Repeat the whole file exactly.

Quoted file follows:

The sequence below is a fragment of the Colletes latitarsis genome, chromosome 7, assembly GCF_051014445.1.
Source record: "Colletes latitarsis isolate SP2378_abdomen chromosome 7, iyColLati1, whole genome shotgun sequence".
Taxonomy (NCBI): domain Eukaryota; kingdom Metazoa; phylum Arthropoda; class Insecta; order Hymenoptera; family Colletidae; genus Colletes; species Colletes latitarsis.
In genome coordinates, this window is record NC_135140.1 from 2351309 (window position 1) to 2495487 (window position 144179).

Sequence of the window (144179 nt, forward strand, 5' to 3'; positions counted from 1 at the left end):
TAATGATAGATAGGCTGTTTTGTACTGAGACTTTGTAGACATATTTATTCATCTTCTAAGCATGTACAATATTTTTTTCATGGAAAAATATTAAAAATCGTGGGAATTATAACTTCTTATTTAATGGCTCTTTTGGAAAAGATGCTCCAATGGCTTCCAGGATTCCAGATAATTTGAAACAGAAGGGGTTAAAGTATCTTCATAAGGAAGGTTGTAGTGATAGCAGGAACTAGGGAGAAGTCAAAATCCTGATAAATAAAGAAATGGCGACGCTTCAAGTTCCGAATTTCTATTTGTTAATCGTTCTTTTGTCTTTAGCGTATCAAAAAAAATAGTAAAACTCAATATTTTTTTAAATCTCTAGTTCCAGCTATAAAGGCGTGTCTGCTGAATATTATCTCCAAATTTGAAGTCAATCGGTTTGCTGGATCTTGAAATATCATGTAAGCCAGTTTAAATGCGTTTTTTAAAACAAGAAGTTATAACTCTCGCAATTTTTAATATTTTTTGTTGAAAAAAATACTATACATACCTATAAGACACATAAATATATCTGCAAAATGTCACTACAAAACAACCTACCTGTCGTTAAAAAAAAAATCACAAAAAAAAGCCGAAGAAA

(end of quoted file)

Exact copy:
The sequence below is a fragment of the Colletes latitarsis genome, chromosome 7, assembly GCF_051014445.1.
Source record: "Colletes latitarsis isolate SP2378_abdomen chromosome 7, iyColLati1, whole genome shotgun sequence".
Taxonomy (NCBI): domain Eukaryota; kingdom Metazoa; phylum Arthropoda; class Insecta; order Hymenoptera; family Colletidae; genus Colletes; species Colletes latitarsis.
In genome coordinates, this window is record NC_135140.1 from 2351309 (window position 1) to 2495487 (window position 144179).

Sequence of the window (144179 nt, forward strand, 5' to 3'; positions counted from 1 at the left end):
TAATGATAGATAGGCTGTTTTGTACTGAGACTTTGTAGACATATTTATTCATCTTCTAAGCATGTACAATATTTTTTTCATGGAAAAATATTAAAAATCGTGGGAATTATAACTTCTTATTTAATGGCTCTTTTGGAAAAGATGCTCCAATGGCTTCCAGGATTCCAGATAATTTGAAACAGAAGGGGTTAAAGTATCTTCATAAGGAAGGTTGTAGTGATAGCAGGAACTAGGGAGAAGTCAAAATCCTGATAAATAAAGAAATGGCGACGCTTCAAGTTCCGAATTTCTATTTGTTAATCGTTCTTTTGTCTTTAGCGTATCAAAAAAAATAGTAAAACTCAATATTTTTTTAAATCTCTAGTTCCAGCTATAAAGGCGTGTCTGCTGAATATTATCTCCAAATTTGAAGTCAATCGGTTTGCTGGATCTTGAAATATCATGTAAGCCAGTTTAAATGCGTTTTTTAAAACAAGAAGTTATAACTCTCGCAATTTTTAATATTTTTTGTTGAAAAAAATACTATACATACCTATAAGACACATAAATATATCTGCAAAATGTCACTACAAAACAACCTACCTGTCGTTAAAAAAAAAATCACAAAAAAAAGCCGAAGAAA